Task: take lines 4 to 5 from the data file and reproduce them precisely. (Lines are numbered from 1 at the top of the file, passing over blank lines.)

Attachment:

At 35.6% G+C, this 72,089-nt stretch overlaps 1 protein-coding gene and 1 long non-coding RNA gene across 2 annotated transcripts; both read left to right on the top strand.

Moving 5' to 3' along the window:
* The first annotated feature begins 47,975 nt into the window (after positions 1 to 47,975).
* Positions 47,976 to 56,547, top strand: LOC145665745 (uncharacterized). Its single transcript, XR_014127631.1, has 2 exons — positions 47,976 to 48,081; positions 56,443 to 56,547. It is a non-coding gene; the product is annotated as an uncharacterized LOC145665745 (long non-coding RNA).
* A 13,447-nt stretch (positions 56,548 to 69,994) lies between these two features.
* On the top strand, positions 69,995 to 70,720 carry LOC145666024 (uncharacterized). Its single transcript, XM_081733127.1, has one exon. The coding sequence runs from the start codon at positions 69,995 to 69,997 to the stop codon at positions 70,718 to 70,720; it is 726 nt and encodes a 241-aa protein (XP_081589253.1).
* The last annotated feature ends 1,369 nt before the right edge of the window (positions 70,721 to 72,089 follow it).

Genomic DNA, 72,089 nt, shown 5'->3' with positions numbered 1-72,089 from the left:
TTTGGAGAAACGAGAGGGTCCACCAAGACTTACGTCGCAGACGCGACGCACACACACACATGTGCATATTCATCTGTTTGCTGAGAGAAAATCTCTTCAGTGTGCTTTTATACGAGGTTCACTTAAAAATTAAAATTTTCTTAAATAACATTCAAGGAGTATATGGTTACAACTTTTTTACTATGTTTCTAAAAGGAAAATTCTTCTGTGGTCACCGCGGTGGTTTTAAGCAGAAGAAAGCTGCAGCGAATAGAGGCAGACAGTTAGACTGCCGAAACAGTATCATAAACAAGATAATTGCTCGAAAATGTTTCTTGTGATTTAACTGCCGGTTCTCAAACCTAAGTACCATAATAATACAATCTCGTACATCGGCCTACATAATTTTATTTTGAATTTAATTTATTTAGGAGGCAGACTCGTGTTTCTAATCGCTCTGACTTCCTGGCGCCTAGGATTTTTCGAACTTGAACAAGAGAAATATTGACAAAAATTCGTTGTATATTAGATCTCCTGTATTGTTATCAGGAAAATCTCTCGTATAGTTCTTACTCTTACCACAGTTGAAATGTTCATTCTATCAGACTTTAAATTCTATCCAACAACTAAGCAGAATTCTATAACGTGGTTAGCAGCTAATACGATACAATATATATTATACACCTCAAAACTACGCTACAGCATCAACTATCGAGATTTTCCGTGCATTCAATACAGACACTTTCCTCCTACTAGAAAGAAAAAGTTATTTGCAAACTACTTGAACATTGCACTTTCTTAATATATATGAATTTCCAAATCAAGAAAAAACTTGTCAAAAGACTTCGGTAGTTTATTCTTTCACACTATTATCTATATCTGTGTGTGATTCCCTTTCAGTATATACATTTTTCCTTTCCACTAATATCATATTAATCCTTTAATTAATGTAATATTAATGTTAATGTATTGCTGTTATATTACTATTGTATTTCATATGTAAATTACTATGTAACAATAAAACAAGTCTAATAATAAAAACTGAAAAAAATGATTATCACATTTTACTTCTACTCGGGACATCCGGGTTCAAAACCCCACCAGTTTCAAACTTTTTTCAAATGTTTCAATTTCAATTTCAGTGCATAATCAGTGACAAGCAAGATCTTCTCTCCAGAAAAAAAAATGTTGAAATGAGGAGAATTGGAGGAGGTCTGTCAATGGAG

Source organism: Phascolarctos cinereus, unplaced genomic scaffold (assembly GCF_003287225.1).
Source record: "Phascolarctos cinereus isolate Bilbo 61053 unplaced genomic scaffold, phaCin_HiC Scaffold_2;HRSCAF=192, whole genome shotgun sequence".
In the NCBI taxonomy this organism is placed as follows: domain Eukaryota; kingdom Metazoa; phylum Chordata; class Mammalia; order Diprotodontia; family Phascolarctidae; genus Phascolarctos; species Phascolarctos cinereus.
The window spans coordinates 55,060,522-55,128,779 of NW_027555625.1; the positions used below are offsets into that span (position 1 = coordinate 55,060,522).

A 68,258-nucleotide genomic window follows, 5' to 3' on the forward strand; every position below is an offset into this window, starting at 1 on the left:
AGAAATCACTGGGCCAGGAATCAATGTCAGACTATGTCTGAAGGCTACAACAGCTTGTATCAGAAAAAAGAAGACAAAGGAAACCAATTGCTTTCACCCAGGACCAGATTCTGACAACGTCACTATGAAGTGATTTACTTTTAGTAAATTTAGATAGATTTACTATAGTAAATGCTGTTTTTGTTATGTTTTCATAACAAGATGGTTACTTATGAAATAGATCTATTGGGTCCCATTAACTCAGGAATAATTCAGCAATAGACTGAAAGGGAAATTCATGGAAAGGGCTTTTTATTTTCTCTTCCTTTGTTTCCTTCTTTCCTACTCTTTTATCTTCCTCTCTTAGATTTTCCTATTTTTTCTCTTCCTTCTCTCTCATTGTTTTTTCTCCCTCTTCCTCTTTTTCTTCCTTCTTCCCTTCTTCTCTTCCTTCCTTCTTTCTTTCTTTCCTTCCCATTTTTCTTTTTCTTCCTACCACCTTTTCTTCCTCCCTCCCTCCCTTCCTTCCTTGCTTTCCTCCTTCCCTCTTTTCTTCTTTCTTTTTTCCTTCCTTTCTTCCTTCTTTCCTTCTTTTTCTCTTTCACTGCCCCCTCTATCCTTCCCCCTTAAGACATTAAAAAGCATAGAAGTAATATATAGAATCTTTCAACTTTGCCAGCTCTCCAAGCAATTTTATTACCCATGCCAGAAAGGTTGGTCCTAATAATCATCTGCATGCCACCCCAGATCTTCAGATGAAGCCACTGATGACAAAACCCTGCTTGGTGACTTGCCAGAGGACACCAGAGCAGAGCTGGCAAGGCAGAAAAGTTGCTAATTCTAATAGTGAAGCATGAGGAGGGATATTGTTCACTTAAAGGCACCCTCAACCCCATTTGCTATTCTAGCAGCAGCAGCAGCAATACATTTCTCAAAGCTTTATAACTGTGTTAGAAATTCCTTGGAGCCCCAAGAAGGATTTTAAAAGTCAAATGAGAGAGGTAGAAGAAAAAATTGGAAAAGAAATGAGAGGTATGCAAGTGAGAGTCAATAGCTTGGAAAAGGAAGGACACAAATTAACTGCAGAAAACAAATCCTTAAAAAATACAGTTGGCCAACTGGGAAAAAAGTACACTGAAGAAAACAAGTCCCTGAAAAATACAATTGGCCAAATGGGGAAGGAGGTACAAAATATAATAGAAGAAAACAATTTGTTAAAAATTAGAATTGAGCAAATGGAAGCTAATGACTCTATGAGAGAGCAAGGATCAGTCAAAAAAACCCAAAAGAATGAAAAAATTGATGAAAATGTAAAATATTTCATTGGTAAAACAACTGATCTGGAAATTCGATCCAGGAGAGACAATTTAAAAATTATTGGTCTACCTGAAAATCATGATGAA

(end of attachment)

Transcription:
* Positions 47,976 to 56,547, top strand: LOC145665745 (uncharacterized). Its single transcript, XR_014127631.1, has 2 exons — positions 47,976 to 48,081; positions 56,443 to 56,547. It is a non-coding gene; the product is annotated as an uncharacterized LOC145665745 (long non-coding RNA).
* A 13,447-nt stretch (positions 56,548 to 69,994) lies between these two features.